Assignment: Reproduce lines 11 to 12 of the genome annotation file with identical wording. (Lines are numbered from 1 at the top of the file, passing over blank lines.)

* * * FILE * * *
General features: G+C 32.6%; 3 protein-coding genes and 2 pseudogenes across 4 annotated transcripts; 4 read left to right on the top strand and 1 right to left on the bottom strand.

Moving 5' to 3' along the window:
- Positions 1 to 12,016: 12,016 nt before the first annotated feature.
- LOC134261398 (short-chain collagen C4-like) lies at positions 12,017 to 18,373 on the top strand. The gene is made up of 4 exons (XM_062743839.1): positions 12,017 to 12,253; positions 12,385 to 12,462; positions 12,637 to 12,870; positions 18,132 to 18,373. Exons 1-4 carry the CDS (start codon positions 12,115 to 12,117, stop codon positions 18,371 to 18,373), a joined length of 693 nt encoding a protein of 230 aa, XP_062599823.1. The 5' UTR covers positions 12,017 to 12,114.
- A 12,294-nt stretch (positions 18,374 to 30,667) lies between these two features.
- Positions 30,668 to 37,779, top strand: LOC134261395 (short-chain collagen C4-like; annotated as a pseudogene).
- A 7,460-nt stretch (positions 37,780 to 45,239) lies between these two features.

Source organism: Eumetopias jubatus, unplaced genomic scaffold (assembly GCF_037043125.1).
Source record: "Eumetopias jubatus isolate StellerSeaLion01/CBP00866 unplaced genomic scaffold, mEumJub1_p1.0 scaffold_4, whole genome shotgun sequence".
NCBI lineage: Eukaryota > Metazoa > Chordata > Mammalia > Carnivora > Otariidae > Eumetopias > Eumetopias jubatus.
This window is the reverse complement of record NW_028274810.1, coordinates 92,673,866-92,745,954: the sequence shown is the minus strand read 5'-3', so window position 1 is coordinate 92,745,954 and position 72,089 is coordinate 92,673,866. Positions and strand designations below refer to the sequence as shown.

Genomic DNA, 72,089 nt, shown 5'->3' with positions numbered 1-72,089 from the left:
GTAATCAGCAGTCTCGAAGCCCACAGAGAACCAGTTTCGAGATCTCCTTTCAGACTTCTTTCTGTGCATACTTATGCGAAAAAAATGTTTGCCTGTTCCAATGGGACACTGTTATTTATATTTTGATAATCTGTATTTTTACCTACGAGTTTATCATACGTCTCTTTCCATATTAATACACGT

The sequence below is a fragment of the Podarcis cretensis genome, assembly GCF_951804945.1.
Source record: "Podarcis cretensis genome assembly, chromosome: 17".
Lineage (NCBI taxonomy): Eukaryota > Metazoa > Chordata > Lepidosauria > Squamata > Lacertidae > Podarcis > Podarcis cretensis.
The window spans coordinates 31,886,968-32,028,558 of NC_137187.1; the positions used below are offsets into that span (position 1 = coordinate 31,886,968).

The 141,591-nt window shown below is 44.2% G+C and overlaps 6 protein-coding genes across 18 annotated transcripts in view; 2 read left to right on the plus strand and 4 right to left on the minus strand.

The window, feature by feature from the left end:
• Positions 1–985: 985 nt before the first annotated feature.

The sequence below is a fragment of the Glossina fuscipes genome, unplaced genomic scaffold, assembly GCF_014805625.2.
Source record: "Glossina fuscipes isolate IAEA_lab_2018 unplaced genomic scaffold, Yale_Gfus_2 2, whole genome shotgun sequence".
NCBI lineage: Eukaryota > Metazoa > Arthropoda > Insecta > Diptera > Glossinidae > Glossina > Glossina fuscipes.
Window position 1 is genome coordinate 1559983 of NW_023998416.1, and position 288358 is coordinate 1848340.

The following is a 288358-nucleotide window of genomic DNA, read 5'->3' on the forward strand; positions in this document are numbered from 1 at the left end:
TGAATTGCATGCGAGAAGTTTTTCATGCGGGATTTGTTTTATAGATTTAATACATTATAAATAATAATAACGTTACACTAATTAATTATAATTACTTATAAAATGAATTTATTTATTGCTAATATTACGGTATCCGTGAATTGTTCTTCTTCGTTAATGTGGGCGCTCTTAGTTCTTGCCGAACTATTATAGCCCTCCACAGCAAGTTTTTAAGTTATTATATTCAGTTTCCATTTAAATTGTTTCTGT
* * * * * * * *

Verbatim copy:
This window is the reverse complement of record NW_028274810.1, coordinates 92,673,866-92,745,954: the sequence shown is the minus strand read 5'-3', so window position 1 is coordinate 92,745,954 and position 72,089 is coordinate 92,673,866. Positions and strand designations below refer to the sequence as shown.

Genomic DNA, 72,089 nt, shown 5'->3' with positions numbered 1-72,089 from the left: